D.C. health officials want to make sure that women in the D.C. area receive the COVID-19 booster shot so they have antibodies against shingles after having had the first two shingles shots. On the national level, in late October 2017, the United States Preventive Services Task Force recommended that health care providers offer a single dose of the booster vaccine, COVID-19. In D.C., City Health Commissioner Dr. Leana Wen and Department of Health Director Angela Bowser addressed concerns on the cause of shingles, vaccination rates and making sure patients get the booster shots.
While shingles is common, its cause is not known. In January, Wen reported to the Metro Weekly that about 1 percent of D.C. residents had suffered from shingles at some point.
At the March 19 Metro Weekly Health Forum, Wen presented the details of health care administration that she and Bowser take extremely seriously.
As part of the CDC’s herpes Zoster Surveillance and Reporting Program, Wen said she and Bowser worked with other health officials around the country to make sure that people who had shingles were enrolled in the CDC’s SHINee Database and that patients with shingles had ample access to information about them. Wen urged consumers to use the HHS SHINee App to keep up with health news.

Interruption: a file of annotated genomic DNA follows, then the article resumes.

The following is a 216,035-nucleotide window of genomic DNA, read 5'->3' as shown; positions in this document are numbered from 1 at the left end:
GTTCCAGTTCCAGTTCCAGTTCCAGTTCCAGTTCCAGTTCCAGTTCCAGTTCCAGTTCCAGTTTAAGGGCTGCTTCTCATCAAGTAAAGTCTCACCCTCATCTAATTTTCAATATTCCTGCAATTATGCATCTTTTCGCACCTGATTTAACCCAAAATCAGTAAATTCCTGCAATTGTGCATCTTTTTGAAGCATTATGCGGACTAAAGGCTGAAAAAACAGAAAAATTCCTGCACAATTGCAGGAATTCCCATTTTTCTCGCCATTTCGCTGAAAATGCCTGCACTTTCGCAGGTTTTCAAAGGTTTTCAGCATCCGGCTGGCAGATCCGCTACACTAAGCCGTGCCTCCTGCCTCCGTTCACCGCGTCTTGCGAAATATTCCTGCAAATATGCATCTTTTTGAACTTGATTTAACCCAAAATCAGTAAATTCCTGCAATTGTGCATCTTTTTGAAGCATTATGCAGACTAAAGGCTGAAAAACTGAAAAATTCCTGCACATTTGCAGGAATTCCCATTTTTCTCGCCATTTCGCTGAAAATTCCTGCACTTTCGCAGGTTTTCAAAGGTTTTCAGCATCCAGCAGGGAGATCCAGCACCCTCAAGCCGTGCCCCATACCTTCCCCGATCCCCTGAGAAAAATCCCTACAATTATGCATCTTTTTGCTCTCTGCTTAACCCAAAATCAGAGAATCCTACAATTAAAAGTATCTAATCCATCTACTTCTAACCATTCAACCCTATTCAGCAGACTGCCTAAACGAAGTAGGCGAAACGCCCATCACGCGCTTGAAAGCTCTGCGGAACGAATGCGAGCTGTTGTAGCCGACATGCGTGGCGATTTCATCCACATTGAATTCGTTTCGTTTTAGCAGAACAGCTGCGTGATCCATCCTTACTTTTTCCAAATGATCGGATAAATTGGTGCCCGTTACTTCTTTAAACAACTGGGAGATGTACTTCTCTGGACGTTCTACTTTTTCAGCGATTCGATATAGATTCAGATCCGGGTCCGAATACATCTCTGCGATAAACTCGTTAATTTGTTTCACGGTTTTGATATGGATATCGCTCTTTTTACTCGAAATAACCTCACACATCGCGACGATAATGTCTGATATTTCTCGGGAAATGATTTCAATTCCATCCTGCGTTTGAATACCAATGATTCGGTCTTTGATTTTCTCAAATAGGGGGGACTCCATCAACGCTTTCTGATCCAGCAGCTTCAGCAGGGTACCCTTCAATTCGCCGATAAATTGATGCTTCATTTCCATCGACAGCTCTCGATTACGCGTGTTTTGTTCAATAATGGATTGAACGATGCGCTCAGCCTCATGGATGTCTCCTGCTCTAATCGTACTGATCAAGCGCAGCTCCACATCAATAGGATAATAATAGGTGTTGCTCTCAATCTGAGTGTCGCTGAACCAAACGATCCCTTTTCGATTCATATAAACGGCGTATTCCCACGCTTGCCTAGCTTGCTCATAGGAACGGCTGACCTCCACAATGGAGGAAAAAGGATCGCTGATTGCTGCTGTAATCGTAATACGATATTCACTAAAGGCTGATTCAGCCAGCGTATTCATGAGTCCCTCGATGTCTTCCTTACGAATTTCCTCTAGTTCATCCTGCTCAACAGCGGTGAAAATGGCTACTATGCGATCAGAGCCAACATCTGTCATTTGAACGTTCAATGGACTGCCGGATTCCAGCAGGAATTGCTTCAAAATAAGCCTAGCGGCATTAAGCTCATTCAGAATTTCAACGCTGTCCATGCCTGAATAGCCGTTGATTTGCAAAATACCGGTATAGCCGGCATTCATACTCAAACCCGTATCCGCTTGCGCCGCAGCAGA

Bowser said she and Wen worked on increasing the number of doctors who ordered the SHINee Vaccine Generating Program. This is a national program that brings doctors and laboratory information to the SHINee database. The goal is to have every doctor in the country order the vaccinations. This increased awareness by doctors increased demand for the vaccines, which in turn increased enrollment in the program, she said.
“We have to do all of this. We can’t do a one-shot or two-shot,” Bowser said. “It has to be done now.”
Wen and Bowser’s recommendations to local health providers are strongly supported by MetroHealth Medical Center and University of Maryland Medical Center, said Bryan Haynes, chief scientist of the D.C. Department of Health. These health providers have significant teams focused on promoting more injections, screening and confirming patients who are receiving the shingles vaccine and monitoring vaccination rates.
The American College of Obstetricians and Gynecologists, International Society for the Study of Infectious Diseases and American Academy of Pediatrics also recommend that women who have had shingles, or have had unprotected sex with someone who has, be vaccinated against shingles.
Wen and Bowser have worked with local health providers for the last five years to raise awareness. Their most recently report for 2017 showed that 59 percent of those who received their first two shingles shots got the one shot vaccine, while 42 percent of those who received their first two shots got a double shot.
“Ninety percent of our community chooses not to vaccinate. That’s a big problem,” Wen said.
The majority of those who have had shingles have had the first shingles shot and have later received a second shot.